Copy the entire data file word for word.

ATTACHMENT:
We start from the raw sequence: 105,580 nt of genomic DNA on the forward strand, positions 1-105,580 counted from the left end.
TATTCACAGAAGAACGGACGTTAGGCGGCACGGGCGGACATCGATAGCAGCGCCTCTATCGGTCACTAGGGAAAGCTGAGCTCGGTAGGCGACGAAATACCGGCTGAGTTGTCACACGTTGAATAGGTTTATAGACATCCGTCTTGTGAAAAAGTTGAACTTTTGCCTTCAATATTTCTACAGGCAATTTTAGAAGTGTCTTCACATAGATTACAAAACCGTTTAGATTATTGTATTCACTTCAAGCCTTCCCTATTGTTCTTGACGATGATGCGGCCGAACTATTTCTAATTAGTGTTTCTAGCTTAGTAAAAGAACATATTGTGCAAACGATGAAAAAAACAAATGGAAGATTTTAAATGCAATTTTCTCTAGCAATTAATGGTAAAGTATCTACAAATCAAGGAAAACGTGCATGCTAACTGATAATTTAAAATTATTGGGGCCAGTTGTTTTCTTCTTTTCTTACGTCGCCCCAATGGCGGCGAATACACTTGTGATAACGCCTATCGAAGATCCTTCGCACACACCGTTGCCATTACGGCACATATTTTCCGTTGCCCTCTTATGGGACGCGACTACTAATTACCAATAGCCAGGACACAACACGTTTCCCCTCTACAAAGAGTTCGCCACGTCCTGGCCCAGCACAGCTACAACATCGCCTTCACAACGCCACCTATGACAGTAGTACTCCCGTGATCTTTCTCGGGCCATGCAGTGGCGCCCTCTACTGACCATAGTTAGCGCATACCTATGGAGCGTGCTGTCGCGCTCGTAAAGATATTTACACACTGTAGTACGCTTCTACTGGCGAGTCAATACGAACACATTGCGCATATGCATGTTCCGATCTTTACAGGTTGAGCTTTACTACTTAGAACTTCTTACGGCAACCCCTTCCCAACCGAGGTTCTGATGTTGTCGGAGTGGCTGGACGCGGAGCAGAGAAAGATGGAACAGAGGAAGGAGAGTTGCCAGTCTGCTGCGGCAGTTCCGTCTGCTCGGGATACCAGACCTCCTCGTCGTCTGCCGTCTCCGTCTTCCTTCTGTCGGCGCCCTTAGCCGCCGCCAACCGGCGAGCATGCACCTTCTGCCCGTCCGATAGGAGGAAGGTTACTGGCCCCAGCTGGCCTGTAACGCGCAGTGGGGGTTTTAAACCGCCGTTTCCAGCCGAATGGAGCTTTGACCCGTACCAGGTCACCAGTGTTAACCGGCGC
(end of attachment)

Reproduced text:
We start from the raw sequence: 105,580 nt of genomic DNA on the forward strand, positions 1-105,580 counted from the left end.
TATTCACAGAAGAACGGACGTTAGGCGGCACGGGCGGACATCGATAGCAGCGCCTCTATCGGTCACTAGGGAAAGCTGAGCTCGGTAGGCGACGAAATACCGGCTGAGTTGTCACACGTTGAATAGGTTTATAGACATCCGTCTTGTGAAAAAGTTGAACTTTTGCCTTCAATATTTCTACAGGCAATTTTAGAAGTGTCTTCACATAGATTACAAAACCGTTTAGATTATTGTATTCACTTCAAGCCTTCCCTATTGTTCTTGACGATGATGCGGCCGAACTATTTCTAATTAGTGTTTCTAGCTTAGTAAAAGAACATATTGTGCAAACGATGAAAAAAACAAATGGAAGATTTTAAATGCAATTTTCTCTAGCAATTAATGGTAAAGTATCTACAAATCAAGGAAAACGTGCATGCTAACTGATAATTTAAAATTATTGGGGCCAGTTGTTTTCTTCTTTTCTTACGTCGCCCCAATGGCGGCGAATACACTTGTGATAACGCCTATCGAAGATCCTTCGCACACACCGTTGCCATTACGGCACATATTTTCCGTTGCCCTCTTATGGGACGCGACTACTAATTACCAATAGCCAGGACACAACACGTTTCCCCTCTACAAAGAGTTCGCCACGTCCTGGCCCAGCACAGCTACAACATCGCCTTCACAACGCCACCTATGACAGTAGTACTCCCGTGATCTTTCTCGGGCCATGCAGTGGCGCCCTCTACTGACCATAGTTAGCGCATACCTATGGAGCGTGCTGTCGCGCTCGTAAAGATATTTACACACTGTAGTACGCTTCTACTGGCGAGTCAATACGAACACATTGCGCATATGCATGTTCCGATCTTTACAGGTTGAGCTTTACTACTTAGAACTTCTTACGGCAACCCCTTCCCAACCGAGGTTCTGATGTTGTCGGAGTGGCTGGACGCGGAGCAGAGAAAGATGGAACAGAGGAAGGAGAGTTGCCAGTCTGCTGCGGCAGTTCCGTCTGCTCGGGATACCAGACCTCCTCGTCGTCTGCCGTCTCCGTCTTCCTTCTGTCGGCGCCCTTAGCCGCCGCCAACCGGCGAGCATGCACCTTCTGCCCGTCCGATAGGAGGAAGGTTACTGGCCCCAGCTGGCCTGTAACGCGCAGTGGGGGTTTTAAACCGCCGTTTCCAGCCGAATGGAGCTTTGACCCGTACCAGGTCACCAGTGTTAACCGGCGC